J Solo Album ON FIRE
It’s been fourteen years since J began his solo career. Since then, LUNA SEA, the band that instigated the bassist’s rise to fame, have both broken up and reunited but J is still going strong with his solo activities. ON FIRE is his first full-length studio album since 2009’s “Here Comes Nameless Sunrise.”
Album opener “Bring the Light” starts off in a slow and controlled manner, but it isn’t long before the full force of J and his band explode from the speakers. The lyrics, like all of the songs on the album, are a mix of Japanese and English with English mainly used for the catchy hooks that litter each piece. The drums pick up the pace as the song develops and “Bring the Light” becomes the fast paced beginning that every album needs. The chorus line will quickly take residence in your brain and the catchy melody is enhanced by a lighter guitar riff that complements every note.
“Here we go,” the lead single from the album, is driven by hard, fast riffs courtesy of guitarists Takashi Fujita and Kazunori Mizuguchi. The verses have a harder edge to them and they rattle along at the speed of light, however the chorus line is far lighter and more uplifting. J’s vocals soar as he sings the title of the track. The middle portion of the song is made for a crowd to sing along with the “whoa-oh” vocals. The song ends as it began–with fast and fierce guitar work.
Drummer Scott Garrett sets the pace for “Red Sun” straight away as the song opens with his drums alone before the rest of the band join the party. The guitar work in this song is particularly impressive as there is a lighter riff that runs throughout the number and is a perfect complement to the heavier guitar sound that dominates both song and album. It also provides the ideal base for J’s vocals. J displays the variety in his voice to good effect in “Red Sun,” dropping an octave for a couple of lines toward the end to add an extra layer.
Of course, J became famous by playing bass for LUNA SEA, and he plays bass for his solo band alongside vocals. “Fire” begins with bass before the band and a quick blast of the chorus line come crashing in. When the verse begins fully, it’s just J’s voice and his bass and they make a perfect pairing for that all-too-short time where they are the only audible instruments. The chorus is just as catchy and uplifting as the songs that preceed but the added emphasis on the bass line that drives the songand gives “Fire” an added dimension.
“Who is” is far from being a ballad, but it is the mellowest track on the album so far. It settles in nicely after the four fast-paced rock songs that came before, and it brings the tempo down slightly. J provides some backing vocals that help make the chorus line stand out, as the main vocal sings “try to find the light.” Then things pick up a gear again for “storm rider” and it rolls along quickly, carried by quick riffs and drums. J’s vocal is backed by a slow echo of his lines that follows a second later and it is used to great effect in the bridges that lead into the energetic choruses. The chorus line is a simple repetition of “storm rider” with the occasional “go!” thrown in, and like most of the album, it’s easy to surmise that it will be a fierce track live. It features the best guitar solos on the album, both in the middle of the piece and during a few bars near the end.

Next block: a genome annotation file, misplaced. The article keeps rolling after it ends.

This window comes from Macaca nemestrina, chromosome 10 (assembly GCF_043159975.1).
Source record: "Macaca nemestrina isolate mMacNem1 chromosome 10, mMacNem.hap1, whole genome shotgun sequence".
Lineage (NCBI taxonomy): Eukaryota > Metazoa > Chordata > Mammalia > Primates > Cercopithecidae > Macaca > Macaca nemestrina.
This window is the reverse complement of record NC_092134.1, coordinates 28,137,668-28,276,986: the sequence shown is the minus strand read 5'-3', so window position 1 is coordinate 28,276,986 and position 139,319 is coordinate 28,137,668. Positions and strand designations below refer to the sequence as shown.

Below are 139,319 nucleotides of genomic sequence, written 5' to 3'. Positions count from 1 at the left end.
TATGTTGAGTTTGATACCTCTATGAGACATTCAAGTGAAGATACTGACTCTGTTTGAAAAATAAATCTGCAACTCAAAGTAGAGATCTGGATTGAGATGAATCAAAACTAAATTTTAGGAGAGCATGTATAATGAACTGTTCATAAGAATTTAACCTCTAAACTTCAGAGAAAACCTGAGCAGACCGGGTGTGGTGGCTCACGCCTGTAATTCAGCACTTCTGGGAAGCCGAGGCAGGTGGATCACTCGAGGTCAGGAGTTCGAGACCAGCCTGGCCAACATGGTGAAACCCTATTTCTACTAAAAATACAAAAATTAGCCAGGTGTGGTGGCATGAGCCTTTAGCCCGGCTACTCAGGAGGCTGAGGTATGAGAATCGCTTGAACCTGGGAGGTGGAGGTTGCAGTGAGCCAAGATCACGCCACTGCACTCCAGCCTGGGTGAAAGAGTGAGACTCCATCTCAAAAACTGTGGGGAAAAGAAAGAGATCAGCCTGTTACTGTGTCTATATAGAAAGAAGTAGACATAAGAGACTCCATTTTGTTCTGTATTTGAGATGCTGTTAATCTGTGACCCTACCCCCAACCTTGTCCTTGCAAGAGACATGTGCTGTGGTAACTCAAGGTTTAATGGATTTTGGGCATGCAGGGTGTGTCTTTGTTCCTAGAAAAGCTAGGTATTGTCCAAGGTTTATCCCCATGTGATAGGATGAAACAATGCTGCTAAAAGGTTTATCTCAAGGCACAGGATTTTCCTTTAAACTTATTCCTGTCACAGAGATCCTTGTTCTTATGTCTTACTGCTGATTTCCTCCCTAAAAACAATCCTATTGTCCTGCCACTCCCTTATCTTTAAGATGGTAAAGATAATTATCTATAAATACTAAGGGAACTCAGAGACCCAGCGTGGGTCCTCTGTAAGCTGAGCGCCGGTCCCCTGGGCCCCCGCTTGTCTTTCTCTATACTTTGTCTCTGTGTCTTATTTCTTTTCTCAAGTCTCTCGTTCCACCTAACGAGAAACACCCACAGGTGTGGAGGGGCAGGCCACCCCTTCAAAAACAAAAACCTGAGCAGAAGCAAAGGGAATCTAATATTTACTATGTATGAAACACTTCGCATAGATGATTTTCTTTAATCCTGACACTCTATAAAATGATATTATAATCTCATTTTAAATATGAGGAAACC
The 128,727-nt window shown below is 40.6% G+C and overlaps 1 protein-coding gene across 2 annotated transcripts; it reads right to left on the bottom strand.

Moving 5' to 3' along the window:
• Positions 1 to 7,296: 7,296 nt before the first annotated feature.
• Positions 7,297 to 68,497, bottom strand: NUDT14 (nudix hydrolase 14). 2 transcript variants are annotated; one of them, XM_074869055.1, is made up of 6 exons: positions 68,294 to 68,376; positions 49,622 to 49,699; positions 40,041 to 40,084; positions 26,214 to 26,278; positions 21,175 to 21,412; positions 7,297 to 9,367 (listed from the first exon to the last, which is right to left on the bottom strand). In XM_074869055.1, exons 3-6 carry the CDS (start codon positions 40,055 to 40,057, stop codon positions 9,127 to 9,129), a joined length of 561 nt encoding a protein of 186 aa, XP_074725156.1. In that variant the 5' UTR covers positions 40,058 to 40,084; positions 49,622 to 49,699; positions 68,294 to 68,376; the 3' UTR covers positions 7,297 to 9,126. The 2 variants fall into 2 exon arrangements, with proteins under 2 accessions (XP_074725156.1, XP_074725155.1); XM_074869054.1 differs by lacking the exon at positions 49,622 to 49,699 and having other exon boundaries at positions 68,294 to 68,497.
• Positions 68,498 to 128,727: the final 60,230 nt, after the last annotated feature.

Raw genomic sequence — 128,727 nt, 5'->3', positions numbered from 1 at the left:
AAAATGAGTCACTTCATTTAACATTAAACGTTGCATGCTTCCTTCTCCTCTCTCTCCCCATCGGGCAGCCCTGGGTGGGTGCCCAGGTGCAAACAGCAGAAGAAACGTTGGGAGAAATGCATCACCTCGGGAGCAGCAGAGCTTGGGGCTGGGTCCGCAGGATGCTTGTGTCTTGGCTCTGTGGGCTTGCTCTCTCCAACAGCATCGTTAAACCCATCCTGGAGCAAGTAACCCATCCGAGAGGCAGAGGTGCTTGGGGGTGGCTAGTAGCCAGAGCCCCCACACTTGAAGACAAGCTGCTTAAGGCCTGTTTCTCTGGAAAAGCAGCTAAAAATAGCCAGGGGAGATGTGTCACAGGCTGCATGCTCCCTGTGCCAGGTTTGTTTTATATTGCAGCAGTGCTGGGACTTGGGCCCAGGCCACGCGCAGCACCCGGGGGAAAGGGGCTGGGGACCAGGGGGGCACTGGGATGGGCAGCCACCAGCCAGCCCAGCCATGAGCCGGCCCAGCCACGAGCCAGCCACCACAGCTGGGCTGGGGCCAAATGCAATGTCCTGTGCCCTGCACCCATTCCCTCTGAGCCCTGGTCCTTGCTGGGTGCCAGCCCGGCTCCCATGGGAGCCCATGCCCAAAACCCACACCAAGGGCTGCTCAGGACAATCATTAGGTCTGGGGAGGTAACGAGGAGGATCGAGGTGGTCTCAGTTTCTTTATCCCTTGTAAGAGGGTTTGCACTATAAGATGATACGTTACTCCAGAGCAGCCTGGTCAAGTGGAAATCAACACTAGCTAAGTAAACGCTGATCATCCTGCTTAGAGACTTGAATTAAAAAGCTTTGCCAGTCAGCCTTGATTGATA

“Baby baby”, is a definite change in pace and announces its differences immediately with the presence of an acoustic guitar. It’s a sweet song, and the combination of the acoustic and electric guitars in the chorus line highlight it among the more solid rock style of the rest of the album. Things do become a little faster as the song progresses, but it stays mellow and calm and J’s earnest vocals flow throughout. After the calmness and softness of “baby, baby,” the opening bars of the next track, “wild world,” are like having a loud alarm ring in your ears. The track begins with a single, heavy guitar riff that immediately signals that quiet time is over and it’s time to rock again. J’s vocals are darker and deeper and he plays with the guitar riffs wonderfully during the verses before launching into the chorus line. The highlight of the song is the rising guitar and drum interlude that leads into a version of the chorus structured perfectly for a crowd sing along. “Wake up wild world” indeed!
“Another dream,” with its airy title and lyrics also begins lightly. J’s voice is the softest it’s been throughout the album and the guitar and bass take the same soft approach. The drumming is simple and merely keeps time while the guitars build around it. When the song does reach its climax, it’s heavier but still true to the softer opening. It ends with a nice bass and guitar duet. “Another dream” is the ideal song to lead into the closer, “Endless Sky,” J sings of a new world and backing vocals are used to great effect to give the song a more epic feel and to make it a fitting end to the album. A key lyric from the song is “I just wanna fly” and the vocals and guitar riffs certainly have a soaring and flying feel to them.
It’s easy to envision how the songs of ON FIRE will work live and J’s brand of straight, unashamed rock was always made for a live venue. The album is a more than worthy addition to J’s impressive back catalogue–both solo and band.
The CD is available as CD-only version and CD+DVD version.
- Bring the Light
- here we go
- Red Sun
- who is
- storm rider
- baby baby
- wild world
- another dream
- Endless Sky